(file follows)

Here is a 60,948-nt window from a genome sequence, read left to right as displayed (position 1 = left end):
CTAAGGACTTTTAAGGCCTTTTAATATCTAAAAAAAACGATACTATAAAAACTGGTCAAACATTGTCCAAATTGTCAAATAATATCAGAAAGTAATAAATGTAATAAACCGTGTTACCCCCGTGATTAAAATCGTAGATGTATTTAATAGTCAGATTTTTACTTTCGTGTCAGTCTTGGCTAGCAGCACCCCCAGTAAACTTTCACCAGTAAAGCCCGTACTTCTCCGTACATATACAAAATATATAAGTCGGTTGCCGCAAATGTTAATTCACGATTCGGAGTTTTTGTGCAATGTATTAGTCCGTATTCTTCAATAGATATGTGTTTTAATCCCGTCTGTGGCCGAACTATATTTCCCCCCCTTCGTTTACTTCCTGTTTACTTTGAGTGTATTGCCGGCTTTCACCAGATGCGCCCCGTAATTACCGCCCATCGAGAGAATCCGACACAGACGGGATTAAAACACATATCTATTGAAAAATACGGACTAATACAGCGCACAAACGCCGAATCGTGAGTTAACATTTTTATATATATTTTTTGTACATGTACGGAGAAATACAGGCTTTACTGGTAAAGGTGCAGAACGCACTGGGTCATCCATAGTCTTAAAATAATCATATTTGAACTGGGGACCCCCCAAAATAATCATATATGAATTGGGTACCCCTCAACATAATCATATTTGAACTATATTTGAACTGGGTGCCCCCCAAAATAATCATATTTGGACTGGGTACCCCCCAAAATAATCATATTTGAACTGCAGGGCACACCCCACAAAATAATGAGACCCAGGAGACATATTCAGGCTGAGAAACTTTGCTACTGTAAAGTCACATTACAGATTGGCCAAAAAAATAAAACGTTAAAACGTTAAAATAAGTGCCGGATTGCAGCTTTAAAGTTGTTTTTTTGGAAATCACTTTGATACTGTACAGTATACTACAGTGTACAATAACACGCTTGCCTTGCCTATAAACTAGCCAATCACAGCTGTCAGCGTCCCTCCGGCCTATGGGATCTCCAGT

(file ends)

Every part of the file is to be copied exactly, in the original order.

Here is a 60,948-nt window from a genome sequence, read left to right as displayed (position 1 = left end):
CTAAGGACTTTTAAGGCCTTTTAATATCTAAAAAAAACGATACTATAAAAACTGGTCAAACATTGTCCAAATTGTCAAATAATATCAGAAAGTAATAAATGTAATAAACCGTGTTACCCCCGTGATTAAAATCGTAGATGTATTTAATAGTCAGATTTTTACTTTCGTGTCAGTCTTGGCTAGCAGCACCCCCAGTAAACTTTCACCAGTAAAGCCCGTACTTCTCCGTACATATACAAAATATATAAGTCGGTTGCCGCAAATGTTAATTCACGATTCGGAGTTTTTGTGCAATGTATTAGTCCGTATTCTTCAATAGATATGTGTTTTAATCCCGTCTGTGGCCGAACTATATTTCCCCCCCTTCGTTTACTTCCTGTTTACTTTGAGTGTATTGCCGGCTTTCACCAGATGCGCCCCGTAATTACCGCCCATCGAGAGAATCCGACACAGACGGGATTAAAACACATATCTATTGAAAAATACGGACTAATACAGCGCACAAACGCCGAATCGTGAGTTAACATTTTTATATATATTTTTTGTACATGTACGGAGAAATACAGGCTTTACTGGTAAAGGTGCAGAACGCACTGGGTCATCCATAGTCTTAAAATAATCATATTTGAACTGGGGACCCCCCAAAATAATCATATATGAATTGGGTACCCCTCAACATAATCATATTTGAACTATATTTGAACTGGGTGCCCCCCAAAATAATCATATTTGGACTGGGTACCCCCCAAAATAATCATATTTGAACTGCAGGGCACACCCCACAAAATAATGAGACCCAGGAGACATATTCAGGCTGAGAAACTTTGCTACTGTAAAGTCACATTACAGATTGGCCAAAAAAATAAAACGTTAAAACGTTAAAATAAGTGCCGGATTGCAGCTTTAAAGTTGTTTTTTTGGAAATCACTTTGATACTGTACAGTATACTACAGTGTACAATAACACGCTTGCCTTGCCTATAAACTAGCCAATCACAGCTGTCAGCGTCCCTCCGGCCTATGGGATCTCCAGT